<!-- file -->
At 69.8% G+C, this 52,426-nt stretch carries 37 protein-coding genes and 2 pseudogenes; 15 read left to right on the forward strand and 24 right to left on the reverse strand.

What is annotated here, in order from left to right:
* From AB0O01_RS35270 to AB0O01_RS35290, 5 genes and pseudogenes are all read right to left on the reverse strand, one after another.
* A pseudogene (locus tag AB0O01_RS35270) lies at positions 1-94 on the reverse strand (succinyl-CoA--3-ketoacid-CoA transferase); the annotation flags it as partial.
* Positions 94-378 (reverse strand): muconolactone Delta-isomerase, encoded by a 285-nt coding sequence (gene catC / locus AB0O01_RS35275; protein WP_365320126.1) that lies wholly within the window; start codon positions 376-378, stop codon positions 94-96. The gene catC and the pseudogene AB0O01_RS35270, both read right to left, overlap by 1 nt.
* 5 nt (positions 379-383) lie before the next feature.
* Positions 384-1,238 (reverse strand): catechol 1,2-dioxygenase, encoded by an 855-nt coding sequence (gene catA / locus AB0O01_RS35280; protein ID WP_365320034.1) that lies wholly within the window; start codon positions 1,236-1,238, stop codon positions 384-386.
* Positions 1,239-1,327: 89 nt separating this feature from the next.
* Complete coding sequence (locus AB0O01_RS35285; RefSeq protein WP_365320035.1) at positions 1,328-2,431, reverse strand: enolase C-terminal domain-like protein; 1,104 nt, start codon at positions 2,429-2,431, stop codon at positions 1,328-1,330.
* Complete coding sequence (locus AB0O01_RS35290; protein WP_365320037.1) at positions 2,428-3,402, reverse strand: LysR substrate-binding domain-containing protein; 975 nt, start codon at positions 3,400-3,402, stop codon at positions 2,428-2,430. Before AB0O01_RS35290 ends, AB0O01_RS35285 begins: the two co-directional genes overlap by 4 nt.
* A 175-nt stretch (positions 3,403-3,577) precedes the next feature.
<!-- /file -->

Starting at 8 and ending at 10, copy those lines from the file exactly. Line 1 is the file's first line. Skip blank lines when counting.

* Positions 1,239-1,327: 89 nt separating this feature from the next.
* Complete coding sequence (locus AB0O01_RS35285; RefSeq protein WP_365320035.1) at positions 1,328-2,431, reverse strand: enolase C-terminal domain-like protein; 1,104 nt, start codon at positions 2,429-2,431, stop codon at positions 1,328-1,330.
* Complete coding sequence (locus AB0O01_RS35290; protein WP_365320037.1) at positions 2,428-3,402, reverse strand: LysR substrate-binding domain-containing protein; 975 nt, start codon at positions 3,400-3,402, stop codon at positions 2,428-2,430. Before AB0O01_RS35290 ends, AB0O01_RS35285 begins: the two co-directional genes overlap by 4 nt.